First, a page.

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March 25, 1997


The opinion of the court was delivered by: BATTS


 DEBORAH A. BATTS, United States District Judge.

 Defendant, Allen Randolph, moves to suppress physical evidence seized from him upon his arrest, namely a firearm, and his statements made as a result of the arrest. A hearing was held On March 14 and 21, 1997, pursuant to United States v. Pena, 961 F.2d 333 (2d Cir. 1992). For the following reasons Defendant's motion is granted.


 On March 14, 1997, Thomas Korakis, a member of the street crime unit of the New York City Police Department for three years, and of the Department for seven years testified. (3/14/97 Trial Transcript ("Tr.") at 3, 32, 76.) On March 21, 1997, the Defendant and Officer Korakis' partner, Marta Rivera, a member of the New York City Police Department for five years testified. (3/21/97 Trial Transcript ("Tr.") at 61.)

 According to Officer Korakis, on November 30, 1996, at approximately 12:15 a.m., Officers Korakis and Rivera were patrolling the area in the vicinity of Findlay Avenue and 167th Street in the Bronx. (3/14/96 Tr. at 4, 44; 3/21/97 Tr. at 62.) They were in an unmarked vehicle and in plainclothes. (3/14/97 Tr. at 4, 32; 3/21/97 Tr. at 62.) Officer Korakis was driving. (3/14/97 Tr. at 4; 3/21/97 Tr. at 64.)

 As they were driving north on Findlay Avenue, (which is one way south-bound), they observed two men walking south on Findlay. (3/14/97 Tr. at 5, 35; 3/21/97 Tr. at 62.) One man appeared to be a teenager ("the minor") and the other man, the Defendant, appeared to be in his early to mid-20s. (3/14/97 Tr. at 6; 3/21/97 Tr. at 66.) The minor was wearing dark clothes and a black baseball hat, and the Defendant was wearing a white goose-down, three-quarter jacket with a black T-shirt that had white writing on it stating "Brooklyn." (3/14/97 Tr. at 6, 23, 62-64, 81-82; 3/21/97 Tr. at 19, 22 (Defendant testifies it was a green and white shirt); 3/21/97 Tr. at 66.) The Defendant had a bottle in his hand and the minor was carrying a cup. (3/21/97 Tr. at 63.)

 Findlay Avenue has one lane of traffic with parked cars on both sides. (3/14/97 Tr. at 32-33.) The Defendant was walking on, what is in this case, the driver's side of the street. (3/14/97 Tr. at 8, 44; 3/21/97 Tr. at 62.) When Officer Korakis first saw the Defendant he was walking side by side with the minor, who was closer to Officer Korakis, about three car-lengths away. (3/14/97 Tr. at 10, 44; 3/21/97 Tr. at 63 (Officer Rivera estimated 10-15 feet).) Then the Defendant discreetly passed something to the minor. (3/14/97 Tr. at 7, 47-48; 3/21/97 Tr. at 65 (Officer Rivera testified she saw Defendant pass a bottle to the minor).) When Officer Korakis was about 12 feet from them, he could see it was a Heineken bottle of beer. (3/14/97 Tr. at 7-8.) Defendant then bent down. (3/21/97 Tr. at 65.) The minor continued to walk; hence, he and the Defendant became separated. (3/21/97 Tr. at 64.) The officers decided to stop the car, near 1131 Findlay Avenue. (3/14/97 Tr. at 36, 39.) At this point, Officer Korakis may have asked the Defendant where he was going, otherwise there was no conversation. (3/14/97 Tr. at 58; 3/21/97 Tr. at 65 (Officer Rivera testified that there was no conversation.).)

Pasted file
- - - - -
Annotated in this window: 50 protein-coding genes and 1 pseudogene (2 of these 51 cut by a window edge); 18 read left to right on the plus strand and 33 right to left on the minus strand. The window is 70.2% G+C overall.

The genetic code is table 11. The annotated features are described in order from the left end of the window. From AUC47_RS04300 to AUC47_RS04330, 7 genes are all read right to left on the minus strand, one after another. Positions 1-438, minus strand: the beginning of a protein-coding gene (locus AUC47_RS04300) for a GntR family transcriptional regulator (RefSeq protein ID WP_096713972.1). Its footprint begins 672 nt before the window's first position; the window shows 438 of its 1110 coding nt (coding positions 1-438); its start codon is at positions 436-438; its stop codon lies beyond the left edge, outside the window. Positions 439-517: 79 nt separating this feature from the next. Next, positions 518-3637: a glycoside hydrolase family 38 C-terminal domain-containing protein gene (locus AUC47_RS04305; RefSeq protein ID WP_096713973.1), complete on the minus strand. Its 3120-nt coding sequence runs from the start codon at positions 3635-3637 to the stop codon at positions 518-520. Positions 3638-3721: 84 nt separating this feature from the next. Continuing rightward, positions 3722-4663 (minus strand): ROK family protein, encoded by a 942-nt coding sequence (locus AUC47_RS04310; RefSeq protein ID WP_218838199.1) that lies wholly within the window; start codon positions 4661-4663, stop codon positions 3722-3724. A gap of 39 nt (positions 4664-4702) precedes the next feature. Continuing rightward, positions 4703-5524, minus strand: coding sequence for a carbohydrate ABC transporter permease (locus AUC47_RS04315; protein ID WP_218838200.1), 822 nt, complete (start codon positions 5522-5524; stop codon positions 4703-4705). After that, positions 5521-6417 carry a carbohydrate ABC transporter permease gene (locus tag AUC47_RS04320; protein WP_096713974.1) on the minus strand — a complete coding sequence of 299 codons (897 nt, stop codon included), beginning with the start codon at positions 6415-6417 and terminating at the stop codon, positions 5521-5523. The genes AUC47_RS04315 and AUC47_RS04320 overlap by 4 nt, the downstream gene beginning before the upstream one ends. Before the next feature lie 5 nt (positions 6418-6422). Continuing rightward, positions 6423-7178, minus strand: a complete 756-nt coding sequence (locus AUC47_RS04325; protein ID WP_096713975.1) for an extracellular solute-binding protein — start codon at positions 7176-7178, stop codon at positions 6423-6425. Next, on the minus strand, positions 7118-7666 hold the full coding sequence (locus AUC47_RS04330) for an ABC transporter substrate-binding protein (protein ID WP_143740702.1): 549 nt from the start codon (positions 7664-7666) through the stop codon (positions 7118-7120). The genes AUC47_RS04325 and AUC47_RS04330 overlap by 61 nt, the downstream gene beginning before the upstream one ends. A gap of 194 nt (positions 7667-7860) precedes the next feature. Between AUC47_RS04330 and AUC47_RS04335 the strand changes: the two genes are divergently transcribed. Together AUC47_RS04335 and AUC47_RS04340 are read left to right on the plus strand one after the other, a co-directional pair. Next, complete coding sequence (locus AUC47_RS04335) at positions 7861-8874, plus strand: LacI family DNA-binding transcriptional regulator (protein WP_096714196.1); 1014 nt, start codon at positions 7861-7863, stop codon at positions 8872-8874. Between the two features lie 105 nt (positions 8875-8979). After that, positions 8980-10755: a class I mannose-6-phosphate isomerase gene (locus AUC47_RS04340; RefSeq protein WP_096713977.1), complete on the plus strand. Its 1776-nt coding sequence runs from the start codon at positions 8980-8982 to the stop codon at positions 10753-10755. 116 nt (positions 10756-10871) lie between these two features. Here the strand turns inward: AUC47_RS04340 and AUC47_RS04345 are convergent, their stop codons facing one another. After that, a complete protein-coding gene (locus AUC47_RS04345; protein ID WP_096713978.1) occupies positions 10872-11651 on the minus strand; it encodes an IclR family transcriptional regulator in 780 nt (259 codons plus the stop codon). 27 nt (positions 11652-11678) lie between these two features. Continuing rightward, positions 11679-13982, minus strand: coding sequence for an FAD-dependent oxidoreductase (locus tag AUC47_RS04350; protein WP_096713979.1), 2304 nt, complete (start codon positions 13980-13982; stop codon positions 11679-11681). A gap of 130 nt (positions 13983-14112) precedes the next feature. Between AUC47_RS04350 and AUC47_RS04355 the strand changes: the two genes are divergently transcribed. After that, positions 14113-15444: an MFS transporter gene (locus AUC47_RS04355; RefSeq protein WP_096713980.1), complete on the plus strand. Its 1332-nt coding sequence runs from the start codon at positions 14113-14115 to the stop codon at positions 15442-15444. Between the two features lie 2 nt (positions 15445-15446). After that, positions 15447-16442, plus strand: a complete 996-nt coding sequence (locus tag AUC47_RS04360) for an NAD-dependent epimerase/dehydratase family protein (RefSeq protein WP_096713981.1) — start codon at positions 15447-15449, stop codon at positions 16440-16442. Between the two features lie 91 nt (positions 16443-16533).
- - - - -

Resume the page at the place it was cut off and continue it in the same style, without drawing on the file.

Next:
Officer Korakis stated that he stopped the car because "both men had looked in my direction. . . . [The minor] was walking with a white styrofoam cup . . . . As I drew closer to both males, I noticed that the defendant had passed something to the person that he was accompanied with. As I got closer I noticed it was a bottle of beer. . . ." (3/14/97 Tr. at 7.) "Our intention was to step out of the car and to reprimand the minor for drinking, drinking alcohol," (3/14/97 Tr. at 11), even though neither officer ever saw the minor drink out of the cup or the beer bottle. (3/14/97 Tr. at 45-46.)

 When the officers stepped out of the car, Officer Korakis approached Defendant, "for safety reasons," (3/14/97 Tr. at 13), and Officer Rivera went around the back of their vehicle and engaged the minor, who had both the cup and the bottle, in conversation. (3/14/97 Tr. at 12, 21, 70; 3/21/97 Tr. at 64.) The Defendant and Officer Korakis were about twelve feet away from the minor and Officer Rivera. (3/14/97 Tr. at 12, 20, 70.) Officer Korakis may have asked the Defendant what he was doing in the Bronx with a Brooklyn T-shirt. (3/14/97 Tr. at 82.) Otherwise, the only words uttered were the Defendant's, who stated "Are you going to take me for that?" (3/14/97 Tr. at 13, 20-21, 59-60.) Officer Korakis testifies that he did not understand this statement and became suspicious. (3/14/97 Tr. at 13-14.) As he stepped closer to the Defendant, the Defendant spontaneously and voluntarily opened his jacket. (3/14/97 Tr. at 14-15, 22, 60.) Officer Korakis, who stands with his hands close to his chest, felt a metal object as the jacket opened and brushed against his left hand. (3/14/97 tr. at 16-17, 23, 68-69.) Defendant then closed his jacket, without saying anything, and Officer Korakis, fearing the metal object was a weapon, placed his hand over the area where he had felt the metal object. (3/14/97 Tr. at 17, 23-24.) Officer Korakis determined that it was a gun, so he put the Defendant up against a vehicle and rear-cuffed him. (3/14/97 Tr. at 17-18.) Then the Officer removed the weapon from the Defendant's top, left, inside jacket pocket. (3/14/97 Tr. at 24.) Defendant volunteered that he had a clip in his front pant's pocket. (3/14/97 Tr. at 24, 75; 3/21/97 Tr. at 24, 48 (Defendant testifies it was in his bottom, front, right-hand jacket pocket).) Also recovered was another bottle of beer. (3/14/97 Tr. at 25-26 (Officer Korakis states he recovered it on Findlay Avenue whereas Defendant claims it was recovered at the precinct. (3/21/97 Tr. at 25.).) Defendant was then taken to the station house. (3/14/97 Tr. at 26.)